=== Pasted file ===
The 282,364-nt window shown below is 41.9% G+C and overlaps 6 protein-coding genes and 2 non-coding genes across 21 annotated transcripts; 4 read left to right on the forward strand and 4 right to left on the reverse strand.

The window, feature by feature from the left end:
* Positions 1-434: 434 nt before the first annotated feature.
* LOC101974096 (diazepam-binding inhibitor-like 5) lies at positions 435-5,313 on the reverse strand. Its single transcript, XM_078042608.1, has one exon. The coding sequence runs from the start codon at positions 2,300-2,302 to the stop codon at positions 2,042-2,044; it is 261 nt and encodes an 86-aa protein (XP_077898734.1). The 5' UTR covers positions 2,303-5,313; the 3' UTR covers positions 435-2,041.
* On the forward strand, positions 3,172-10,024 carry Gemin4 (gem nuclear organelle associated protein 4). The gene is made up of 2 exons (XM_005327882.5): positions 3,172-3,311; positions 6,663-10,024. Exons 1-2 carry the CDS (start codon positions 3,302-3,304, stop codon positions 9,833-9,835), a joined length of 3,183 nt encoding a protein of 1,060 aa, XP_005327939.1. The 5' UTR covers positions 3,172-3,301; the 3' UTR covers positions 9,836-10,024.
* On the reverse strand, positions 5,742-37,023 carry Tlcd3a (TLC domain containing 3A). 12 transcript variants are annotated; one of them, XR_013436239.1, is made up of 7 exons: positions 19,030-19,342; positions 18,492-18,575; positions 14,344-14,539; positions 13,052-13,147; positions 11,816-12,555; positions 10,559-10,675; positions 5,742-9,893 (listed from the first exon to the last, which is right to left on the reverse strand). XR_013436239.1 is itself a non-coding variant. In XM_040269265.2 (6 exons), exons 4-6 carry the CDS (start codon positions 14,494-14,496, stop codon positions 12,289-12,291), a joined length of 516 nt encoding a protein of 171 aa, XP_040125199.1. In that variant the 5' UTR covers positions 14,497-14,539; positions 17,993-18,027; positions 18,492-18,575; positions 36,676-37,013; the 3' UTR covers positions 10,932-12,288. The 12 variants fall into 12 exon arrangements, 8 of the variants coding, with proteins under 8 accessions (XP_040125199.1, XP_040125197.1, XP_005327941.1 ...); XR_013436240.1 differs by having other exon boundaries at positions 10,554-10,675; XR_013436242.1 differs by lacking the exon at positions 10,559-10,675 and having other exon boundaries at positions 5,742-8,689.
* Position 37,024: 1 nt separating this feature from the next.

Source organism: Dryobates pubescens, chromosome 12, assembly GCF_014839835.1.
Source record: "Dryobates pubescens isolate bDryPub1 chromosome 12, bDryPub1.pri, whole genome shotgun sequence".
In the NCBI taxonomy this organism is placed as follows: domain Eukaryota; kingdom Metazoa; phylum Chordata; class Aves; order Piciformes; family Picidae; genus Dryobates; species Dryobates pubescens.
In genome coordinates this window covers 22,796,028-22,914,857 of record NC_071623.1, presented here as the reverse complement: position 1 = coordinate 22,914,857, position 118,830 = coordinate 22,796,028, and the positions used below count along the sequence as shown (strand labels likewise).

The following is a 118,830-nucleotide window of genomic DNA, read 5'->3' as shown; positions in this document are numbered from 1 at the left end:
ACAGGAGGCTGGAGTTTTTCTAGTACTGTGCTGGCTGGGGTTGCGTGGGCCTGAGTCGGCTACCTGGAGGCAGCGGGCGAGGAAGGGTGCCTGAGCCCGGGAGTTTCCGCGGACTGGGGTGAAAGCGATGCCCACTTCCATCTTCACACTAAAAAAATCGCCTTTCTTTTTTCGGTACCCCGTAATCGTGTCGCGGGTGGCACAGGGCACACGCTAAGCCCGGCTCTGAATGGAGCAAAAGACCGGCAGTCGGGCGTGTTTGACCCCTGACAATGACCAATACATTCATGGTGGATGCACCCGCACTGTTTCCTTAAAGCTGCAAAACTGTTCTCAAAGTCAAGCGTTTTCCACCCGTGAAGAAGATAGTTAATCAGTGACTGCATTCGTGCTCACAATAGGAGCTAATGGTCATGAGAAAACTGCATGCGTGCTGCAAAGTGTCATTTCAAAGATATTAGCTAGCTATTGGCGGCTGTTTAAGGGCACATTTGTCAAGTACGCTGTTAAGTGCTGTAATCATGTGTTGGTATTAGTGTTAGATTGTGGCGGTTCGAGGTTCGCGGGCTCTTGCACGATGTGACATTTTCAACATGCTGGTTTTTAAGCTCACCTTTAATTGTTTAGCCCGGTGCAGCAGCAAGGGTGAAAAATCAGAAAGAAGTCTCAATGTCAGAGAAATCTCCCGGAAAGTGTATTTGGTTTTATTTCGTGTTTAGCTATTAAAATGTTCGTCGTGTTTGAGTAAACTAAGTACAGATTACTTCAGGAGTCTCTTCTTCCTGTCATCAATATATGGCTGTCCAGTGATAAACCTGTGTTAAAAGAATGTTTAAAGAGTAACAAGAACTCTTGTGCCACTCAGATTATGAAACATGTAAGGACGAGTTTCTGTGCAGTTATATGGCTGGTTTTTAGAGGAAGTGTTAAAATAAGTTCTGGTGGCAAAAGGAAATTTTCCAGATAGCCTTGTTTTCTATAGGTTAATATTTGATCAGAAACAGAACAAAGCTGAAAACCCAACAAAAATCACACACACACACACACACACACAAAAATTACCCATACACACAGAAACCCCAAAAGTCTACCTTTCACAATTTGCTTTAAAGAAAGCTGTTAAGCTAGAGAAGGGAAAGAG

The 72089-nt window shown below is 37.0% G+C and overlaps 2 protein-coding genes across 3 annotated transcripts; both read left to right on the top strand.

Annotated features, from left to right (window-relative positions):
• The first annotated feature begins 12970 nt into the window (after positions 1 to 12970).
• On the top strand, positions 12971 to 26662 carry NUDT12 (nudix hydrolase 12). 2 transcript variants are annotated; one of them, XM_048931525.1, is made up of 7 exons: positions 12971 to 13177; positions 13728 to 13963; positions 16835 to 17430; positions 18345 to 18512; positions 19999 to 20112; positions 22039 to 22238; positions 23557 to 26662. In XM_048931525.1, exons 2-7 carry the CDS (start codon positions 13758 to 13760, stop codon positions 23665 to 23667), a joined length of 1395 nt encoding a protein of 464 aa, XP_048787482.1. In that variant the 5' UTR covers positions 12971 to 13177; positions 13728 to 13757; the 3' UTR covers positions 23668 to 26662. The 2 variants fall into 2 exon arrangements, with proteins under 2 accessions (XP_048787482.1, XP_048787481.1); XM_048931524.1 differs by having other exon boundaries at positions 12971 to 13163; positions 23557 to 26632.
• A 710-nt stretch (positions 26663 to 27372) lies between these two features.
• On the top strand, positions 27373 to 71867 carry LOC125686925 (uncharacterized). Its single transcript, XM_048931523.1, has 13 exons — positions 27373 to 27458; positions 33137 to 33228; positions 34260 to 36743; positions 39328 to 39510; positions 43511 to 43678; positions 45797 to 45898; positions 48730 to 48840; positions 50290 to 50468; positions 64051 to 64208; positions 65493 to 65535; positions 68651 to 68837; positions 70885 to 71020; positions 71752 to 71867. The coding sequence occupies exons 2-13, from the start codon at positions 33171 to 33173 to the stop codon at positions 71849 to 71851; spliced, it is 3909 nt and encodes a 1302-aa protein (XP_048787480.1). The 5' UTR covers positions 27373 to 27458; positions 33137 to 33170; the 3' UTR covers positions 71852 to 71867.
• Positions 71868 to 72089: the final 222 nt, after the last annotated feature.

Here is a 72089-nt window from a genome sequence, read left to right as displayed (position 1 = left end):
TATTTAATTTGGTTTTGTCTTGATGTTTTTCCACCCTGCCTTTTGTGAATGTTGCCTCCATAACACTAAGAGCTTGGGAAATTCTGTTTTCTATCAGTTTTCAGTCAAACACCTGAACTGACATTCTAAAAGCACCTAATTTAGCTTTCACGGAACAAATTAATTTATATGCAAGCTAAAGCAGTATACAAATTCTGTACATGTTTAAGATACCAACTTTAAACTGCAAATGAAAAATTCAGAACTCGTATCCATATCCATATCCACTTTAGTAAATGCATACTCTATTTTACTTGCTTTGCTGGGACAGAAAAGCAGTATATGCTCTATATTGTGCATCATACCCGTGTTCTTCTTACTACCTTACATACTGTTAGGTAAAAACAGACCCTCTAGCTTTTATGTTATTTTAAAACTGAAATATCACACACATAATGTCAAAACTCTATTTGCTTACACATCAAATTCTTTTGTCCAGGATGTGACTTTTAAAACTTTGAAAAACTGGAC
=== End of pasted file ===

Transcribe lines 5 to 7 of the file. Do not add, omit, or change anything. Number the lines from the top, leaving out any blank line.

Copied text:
* On the forward strand, positions 3,172-10,024 carry Gemin4 (gem nuclear organelle associated protein 4). The gene is made up of 2 exons (XM_005327882.5): positions 3,172-3,311; positions 6,663-10,024. Exons 1-2 carry the CDS (start codon positions 3,302-3,304, stop codon positions 9,833-9,835), a joined length of 3,183 nt encoding a protein of 1,060 aa, XP_005327939.1. The 5' UTR covers positions 3,172-3,301; the 3' UTR covers positions 9,836-10,024.
* On the reverse strand, positions 5,742-37,023 carry Tlcd3a (TLC domain containing 3A). 12 transcript variants are annotated; one of them, XR_013436239.1, is made up of 7 exons: positions 19,030-19,342; positions 18,492-18,575; positions 14,344-14,539; positions 13,052-13,147; positions 11,816-12,555; positions 10,559-10,675; positions 5,742-9,893 (listed from the first exon to the last, which is right to left on the reverse strand). XR_013436239.1 is itself a non-coding variant. In XM_040269265.2 (6 exons), exons 4-6 carry the CDS (start codon positions 14,494-14,496, stop codon positions 12,289-12,291), a joined length of 516 nt encoding a protein of 171 aa, XP_040125199.1. In that variant the 5' UTR covers positions 14,497-14,539; positions 17,993-18,027; positions 18,492-18,575; positions 36,676-37,013; the 3' UTR covers positions 10,932-12,288. The 12 variants fall into 12 exon arrangements, 8 of the variants coding, with proteins under 8 accessions (XP_040125199.1, XP_040125197.1, XP_005327941.1 ...); XR_013436240.1 differs by having other exon boundaries at positions 10,554-10,675; XR_013436242.1 differs by lacking the exon at positions 10,559-10,675 and having other exon boundaries at positions 5,742-8,689.
* Position 37,024: 1 nt separating this feature from the next.